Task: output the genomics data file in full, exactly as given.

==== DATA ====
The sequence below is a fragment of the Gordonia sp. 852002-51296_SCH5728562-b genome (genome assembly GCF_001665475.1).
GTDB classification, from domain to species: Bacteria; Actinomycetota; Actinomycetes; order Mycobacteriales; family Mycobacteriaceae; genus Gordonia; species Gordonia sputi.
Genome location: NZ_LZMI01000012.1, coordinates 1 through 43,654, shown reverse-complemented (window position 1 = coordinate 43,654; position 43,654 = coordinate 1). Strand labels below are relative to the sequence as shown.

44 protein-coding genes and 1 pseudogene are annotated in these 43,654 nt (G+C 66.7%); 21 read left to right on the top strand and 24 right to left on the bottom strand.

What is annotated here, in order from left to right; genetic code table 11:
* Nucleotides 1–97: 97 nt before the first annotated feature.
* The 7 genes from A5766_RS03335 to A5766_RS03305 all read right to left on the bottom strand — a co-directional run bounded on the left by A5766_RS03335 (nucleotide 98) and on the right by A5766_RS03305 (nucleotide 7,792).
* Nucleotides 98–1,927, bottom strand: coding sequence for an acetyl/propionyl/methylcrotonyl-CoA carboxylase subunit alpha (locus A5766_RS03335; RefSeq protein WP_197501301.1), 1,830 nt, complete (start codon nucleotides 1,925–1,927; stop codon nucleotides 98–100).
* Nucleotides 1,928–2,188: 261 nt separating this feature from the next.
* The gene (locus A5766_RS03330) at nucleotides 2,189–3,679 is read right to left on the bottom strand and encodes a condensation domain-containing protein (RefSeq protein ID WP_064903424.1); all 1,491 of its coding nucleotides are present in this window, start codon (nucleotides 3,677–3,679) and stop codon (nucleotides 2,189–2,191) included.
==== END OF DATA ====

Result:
The sequence below is a fragment of the Gordonia sp. 852002-51296_SCH5728562-b genome (genome assembly GCF_001665475.1).
GTDB classification, from domain to species: Bacteria; Actinomycetota; Actinomycetes; order Mycobacteriales; family Mycobacteriaceae; genus Gordonia; species Gordonia sputi.
Genome location: NZ_LZMI01000012.1, coordinates 1 through 43,654, shown reverse-complemented (window position 1 = coordinate 43,654; position 43,654 = coordinate 1). Strand labels below are relative to the sequence as shown.

44 protein-coding genes and 1 pseudogene are annotated in these 43,654 nt (G+C 66.7%); 21 read left to right on the top strand and 24 right to left on the bottom strand.

What is annotated here, in order from left to right; genetic code table 11:
* Nucleotides 1–97: 97 nt before the first annotated feature.
* The 7 genes from A5766_RS03335 to A5766_RS03305 all read right to left on the bottom strand — a co-directional run bounded on the left by A5766_RS03335 (nucleotide 98) and on the right by A5766_RS03305 (nucleotide 7,792).
* Nucleotides 98–1,927, bottom strand: coding sequence for an acetyl/propionyl/methylcrotonyl-CoA carboxylase subunit alpha (locus A5766_RS03335; RefSeq protein WP_197501301.1), 1,830 nt, complete (start codon nucleotides 1,925–1,927; stop codon nucleotides 98–100).
* Nucleotides 1,928–2,188: 261 nt separating this feature from the next.
* The gene (locus A5766_RS03330) at nucleotides 2,189–3,679 is read right to left on the bottom strand and encodes a condensation domain-containing protein (RefSeq protein ID WP_064903424.1); all 1,491 of its coding nucleotides are present in this window, start codon (nucleotides 3,677–3,679) and stop codon (nucleotides 2,189–2,191) included.